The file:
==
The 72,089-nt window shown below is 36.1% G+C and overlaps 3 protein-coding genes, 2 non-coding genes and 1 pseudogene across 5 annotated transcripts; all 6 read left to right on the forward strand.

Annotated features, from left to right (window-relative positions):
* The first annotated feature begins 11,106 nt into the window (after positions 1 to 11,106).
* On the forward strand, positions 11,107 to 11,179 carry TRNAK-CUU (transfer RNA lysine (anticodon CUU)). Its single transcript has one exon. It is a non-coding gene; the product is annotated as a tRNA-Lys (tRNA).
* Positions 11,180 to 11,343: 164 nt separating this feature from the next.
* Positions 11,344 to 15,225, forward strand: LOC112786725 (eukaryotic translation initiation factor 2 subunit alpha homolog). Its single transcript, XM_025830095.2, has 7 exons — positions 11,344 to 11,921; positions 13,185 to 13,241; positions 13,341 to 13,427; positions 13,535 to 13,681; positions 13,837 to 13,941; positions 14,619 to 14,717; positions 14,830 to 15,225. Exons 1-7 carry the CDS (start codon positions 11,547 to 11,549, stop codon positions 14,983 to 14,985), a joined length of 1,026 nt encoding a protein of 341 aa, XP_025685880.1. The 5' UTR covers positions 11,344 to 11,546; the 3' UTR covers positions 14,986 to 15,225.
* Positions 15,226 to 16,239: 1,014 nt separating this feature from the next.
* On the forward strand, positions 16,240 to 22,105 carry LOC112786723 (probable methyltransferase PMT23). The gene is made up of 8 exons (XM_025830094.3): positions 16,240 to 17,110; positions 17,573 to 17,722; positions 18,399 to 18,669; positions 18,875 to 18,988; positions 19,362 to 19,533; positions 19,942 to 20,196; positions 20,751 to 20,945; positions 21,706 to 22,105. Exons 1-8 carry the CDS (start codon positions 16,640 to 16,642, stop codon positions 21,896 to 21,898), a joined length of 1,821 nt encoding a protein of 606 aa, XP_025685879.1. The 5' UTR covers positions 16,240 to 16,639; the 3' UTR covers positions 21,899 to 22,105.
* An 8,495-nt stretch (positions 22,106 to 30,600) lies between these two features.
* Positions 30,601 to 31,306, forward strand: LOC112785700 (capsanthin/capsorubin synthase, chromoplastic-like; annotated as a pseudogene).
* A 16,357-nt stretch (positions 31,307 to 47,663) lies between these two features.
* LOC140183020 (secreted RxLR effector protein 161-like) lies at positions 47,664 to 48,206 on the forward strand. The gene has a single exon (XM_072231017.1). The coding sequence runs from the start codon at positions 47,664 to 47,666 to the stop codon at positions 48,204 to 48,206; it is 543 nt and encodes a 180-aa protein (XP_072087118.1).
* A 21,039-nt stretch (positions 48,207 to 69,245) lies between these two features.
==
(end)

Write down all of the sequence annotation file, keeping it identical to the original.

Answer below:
The 72,089-nt window shown below is 36.1% G+C and overlaps 3 protein-coding genes, 2 non-coding genes and 1 pseudogene across 5 annotated transcripts; all 6 read left to right on the forward strand.

Annotated features, from left to right (window-relative positions):
* The first annotated feature begins 11,106 nt into the window (after positions 1 to 11,106).
* On the forward strand, positions 11,107 to 11,179 carry TRNAK-CUU (transfer RNA lysine (anticodon CUU)). Its single transcript has one exon. It is a non-coding gene; the product is annotated as a tRNA-Lys (tRNA).
* Positions 11,180 to 11,343: 164 nt separating this feature from the next.
* Positions 11,344 to 15,225, forward strand: LOC112786725 (eukaryotic translation initiation factor 2 subunit alpha homolog). Its single transcript, XM_025830095.2, has 7 exons — positions 11,344 to 11,921; positions 13,185 to 13,241; positions 13,341 to 13,427; positions 13,535 to 13,681; positions 13,837 to 13,941; positions 14,619 to 14,717; positions 14,830 to 15,225. Exons 1-7 carry the CDS (start codon positions 11,547 to 11,549, stop codon positions 14,983 to 14,985), a joined length of 1,026 nt encoding a protein of 341 aa, XP_025685880.1. The 5' UTR covers positions 11,344 to 11,546; the 3' UTR covers positions 14,986 to 15,225.
* Positions 15,226 to 16,239: 1,014 nt separating this feature from the next.
* On the forward strand, positions 16,240 to 22,105 carry LOC112786723 (probable methyltransferase PMT23). The gene is made up of 8 exons (XM_025830094.3): positions 16,240 to 17,110; positions 17,573 to 17,722; positions 18,399 to 18,669; positions 18,875 to 18,988; positions 19,362 to 19,533; positions 19,942 to 20,196; positions 20,751 to 20,945; positions 21,706 to 22,105. Exons 1-8 carry the CDS (start codon positions 16,640 to 16,642, stop codon positions 21,896 to 21,898), a joined length of 1,821 nt encoding a protein of 606 aa, XP_025685879.1. The 5' UTR covers positions 16,240 to 16,639; the 3' UTR covers positions 21,899 to 22,105.
* An 8,495-nt stretch (positions 22,106 to 30,600) lies between these two features.
* Positions 30,601 to 31,306, forward strand: LOC112785700 (capsanthin/capsorubin synthase, chromoplastic-like; annotated as a pseudogene).
* A 16,357-nt stretch (positions 31,307 to 47,663) lies between these two features.
* LOC140183020 (secreted RxLR effector protein 161-like) lies at positions 47,664 to 48,206 on the forward strand. The gene has a single exon (XM_072231017.1). The coding sequence runs from the start codon at positions 47,664 to 47,666 to the stop codon at positions 48,204 to 48,206; it is 543 nt and encodes a 180-aa protein (XP_072087118.1).
* A 21,039-nt stretch (positions 48,207 to 69,245) lies between these two features.